Now — Thanksgiving and Christmas — is the time of year that we enjoy Cranberries!
Ever wondered where this holiday staple comes from?
Two intrepid Blazers traveled to Massachusetts to find out.
Cranberries are a unique native American fruit. They thrive in a special combination of soil and water during the months between April and November. Cranberries grow on low-lying vines in beds with sand, peat, gravel, and clay and an adequate supply of fresh water.
Cranberry bogs are common in New England, particularly in Massachusetts.
In Massachusetts, where Cranberries are the number one agricultural commodity crop, these beds are referred to as Bogs. Tens of thousands of years ago, receding glaciers carved out cavities in the land that evolved into cranberry bogs. Newly formed kettle ponds filled with sand, clay and debris formed the perfect environment for vines to spread across the South Shore of Cape Cod, Martha’s Vineyard and Nantucket.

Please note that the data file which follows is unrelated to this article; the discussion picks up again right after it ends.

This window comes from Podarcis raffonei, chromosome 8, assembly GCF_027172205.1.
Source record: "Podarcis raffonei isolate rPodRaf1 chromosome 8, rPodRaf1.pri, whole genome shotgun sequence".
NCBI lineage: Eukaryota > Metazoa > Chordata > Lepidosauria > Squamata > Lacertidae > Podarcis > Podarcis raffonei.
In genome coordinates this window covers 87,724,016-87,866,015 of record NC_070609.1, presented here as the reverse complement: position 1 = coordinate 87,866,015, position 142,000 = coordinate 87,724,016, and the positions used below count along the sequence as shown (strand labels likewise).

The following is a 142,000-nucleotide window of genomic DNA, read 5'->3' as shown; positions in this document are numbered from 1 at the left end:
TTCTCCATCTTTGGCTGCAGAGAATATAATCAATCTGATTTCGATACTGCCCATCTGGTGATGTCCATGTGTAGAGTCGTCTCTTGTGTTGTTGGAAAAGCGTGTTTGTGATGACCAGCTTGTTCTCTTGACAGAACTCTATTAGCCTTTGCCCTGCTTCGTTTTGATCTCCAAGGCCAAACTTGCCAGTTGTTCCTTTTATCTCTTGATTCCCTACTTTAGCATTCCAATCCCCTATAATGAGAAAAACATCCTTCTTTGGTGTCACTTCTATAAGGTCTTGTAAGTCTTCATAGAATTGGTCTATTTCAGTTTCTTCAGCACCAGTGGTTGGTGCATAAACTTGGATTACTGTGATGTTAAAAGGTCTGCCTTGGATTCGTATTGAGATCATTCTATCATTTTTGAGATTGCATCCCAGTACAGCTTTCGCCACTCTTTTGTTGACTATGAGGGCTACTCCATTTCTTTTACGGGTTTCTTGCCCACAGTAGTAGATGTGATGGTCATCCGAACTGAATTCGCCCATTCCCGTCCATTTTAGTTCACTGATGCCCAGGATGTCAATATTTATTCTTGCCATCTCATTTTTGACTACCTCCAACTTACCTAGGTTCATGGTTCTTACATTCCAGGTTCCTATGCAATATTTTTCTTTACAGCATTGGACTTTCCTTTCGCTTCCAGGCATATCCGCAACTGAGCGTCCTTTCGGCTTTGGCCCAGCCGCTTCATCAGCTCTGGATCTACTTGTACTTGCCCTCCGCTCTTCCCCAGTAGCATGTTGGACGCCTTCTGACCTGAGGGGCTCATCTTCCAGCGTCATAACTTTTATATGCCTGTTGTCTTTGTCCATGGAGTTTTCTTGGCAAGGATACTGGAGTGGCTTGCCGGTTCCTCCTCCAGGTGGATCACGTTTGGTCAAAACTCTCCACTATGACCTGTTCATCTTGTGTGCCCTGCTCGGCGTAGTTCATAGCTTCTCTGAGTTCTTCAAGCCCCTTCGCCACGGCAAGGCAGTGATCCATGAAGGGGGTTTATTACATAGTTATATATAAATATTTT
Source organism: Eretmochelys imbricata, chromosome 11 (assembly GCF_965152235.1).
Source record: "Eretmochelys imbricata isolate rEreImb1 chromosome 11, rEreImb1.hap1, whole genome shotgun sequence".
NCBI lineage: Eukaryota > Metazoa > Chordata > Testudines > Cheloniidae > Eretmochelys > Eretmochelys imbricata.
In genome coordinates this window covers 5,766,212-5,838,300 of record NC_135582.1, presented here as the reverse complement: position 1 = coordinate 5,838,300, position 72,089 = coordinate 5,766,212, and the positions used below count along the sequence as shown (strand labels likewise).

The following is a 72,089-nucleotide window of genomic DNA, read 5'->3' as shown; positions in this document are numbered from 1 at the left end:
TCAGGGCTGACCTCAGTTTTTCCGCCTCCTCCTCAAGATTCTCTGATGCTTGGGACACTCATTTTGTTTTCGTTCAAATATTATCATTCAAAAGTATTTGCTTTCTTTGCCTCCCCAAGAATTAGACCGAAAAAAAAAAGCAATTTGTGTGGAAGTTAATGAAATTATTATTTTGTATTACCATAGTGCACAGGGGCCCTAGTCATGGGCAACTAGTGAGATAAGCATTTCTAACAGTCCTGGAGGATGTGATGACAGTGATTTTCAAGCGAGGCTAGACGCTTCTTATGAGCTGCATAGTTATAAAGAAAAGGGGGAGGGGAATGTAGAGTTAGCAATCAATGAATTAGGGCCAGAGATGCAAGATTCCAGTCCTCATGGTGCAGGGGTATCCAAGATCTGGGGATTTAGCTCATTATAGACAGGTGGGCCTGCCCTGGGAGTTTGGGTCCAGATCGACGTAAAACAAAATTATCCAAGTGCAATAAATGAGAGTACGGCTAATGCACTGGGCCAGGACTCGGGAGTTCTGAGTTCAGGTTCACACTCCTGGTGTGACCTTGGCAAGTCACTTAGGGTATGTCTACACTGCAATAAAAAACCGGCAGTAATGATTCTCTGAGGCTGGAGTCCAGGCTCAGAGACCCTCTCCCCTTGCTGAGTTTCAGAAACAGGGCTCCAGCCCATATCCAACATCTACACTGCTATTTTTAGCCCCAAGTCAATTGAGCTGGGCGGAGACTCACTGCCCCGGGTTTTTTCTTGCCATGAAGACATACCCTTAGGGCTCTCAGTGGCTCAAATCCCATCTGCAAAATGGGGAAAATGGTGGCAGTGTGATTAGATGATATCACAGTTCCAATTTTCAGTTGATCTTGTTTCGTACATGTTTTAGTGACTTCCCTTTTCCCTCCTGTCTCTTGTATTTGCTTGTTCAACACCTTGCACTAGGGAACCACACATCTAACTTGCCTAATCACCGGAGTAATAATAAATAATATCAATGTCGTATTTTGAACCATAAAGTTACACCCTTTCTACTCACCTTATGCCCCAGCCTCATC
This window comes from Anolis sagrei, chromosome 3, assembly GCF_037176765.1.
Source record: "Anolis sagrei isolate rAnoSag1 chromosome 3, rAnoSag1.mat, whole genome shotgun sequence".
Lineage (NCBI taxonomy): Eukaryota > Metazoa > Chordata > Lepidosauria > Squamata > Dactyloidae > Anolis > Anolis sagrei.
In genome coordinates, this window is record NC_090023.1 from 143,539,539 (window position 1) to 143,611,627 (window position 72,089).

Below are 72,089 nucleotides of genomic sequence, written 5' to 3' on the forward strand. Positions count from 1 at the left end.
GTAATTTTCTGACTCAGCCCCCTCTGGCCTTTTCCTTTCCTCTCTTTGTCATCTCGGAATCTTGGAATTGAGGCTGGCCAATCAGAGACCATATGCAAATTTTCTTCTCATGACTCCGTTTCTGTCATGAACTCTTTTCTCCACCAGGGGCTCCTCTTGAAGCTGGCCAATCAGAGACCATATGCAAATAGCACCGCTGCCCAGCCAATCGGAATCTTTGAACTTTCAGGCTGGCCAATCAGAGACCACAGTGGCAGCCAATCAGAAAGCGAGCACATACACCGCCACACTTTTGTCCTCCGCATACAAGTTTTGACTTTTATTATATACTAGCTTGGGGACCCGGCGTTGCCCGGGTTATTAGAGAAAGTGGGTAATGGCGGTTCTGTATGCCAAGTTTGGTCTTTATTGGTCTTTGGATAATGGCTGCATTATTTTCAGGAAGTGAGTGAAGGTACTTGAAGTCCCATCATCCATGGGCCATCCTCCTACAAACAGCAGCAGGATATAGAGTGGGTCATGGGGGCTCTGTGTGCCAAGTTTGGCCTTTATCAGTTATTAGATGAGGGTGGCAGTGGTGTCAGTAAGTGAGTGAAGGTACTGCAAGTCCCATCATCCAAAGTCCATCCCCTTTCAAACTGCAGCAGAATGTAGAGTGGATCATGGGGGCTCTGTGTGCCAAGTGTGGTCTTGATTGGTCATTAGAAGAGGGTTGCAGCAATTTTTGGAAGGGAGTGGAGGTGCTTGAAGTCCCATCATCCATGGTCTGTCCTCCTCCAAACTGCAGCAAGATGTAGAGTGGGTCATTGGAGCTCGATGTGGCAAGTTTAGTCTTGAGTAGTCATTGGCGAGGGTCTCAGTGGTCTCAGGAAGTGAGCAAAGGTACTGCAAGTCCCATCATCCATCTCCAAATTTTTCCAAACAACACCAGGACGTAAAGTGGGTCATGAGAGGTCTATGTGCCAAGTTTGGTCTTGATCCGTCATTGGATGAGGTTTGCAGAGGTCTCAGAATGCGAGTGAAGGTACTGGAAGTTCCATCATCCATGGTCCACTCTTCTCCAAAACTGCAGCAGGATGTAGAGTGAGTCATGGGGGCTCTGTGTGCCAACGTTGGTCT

Massachusetts were born with cranberry bogs. For two hundred years, it has been where tradition has met innovation. Initially criticized the idea of growing and selling cranberries commercially caught on. Many of these “farms” are open for visitors to purchase cranberries and other products.
Take a little road trip and check them out.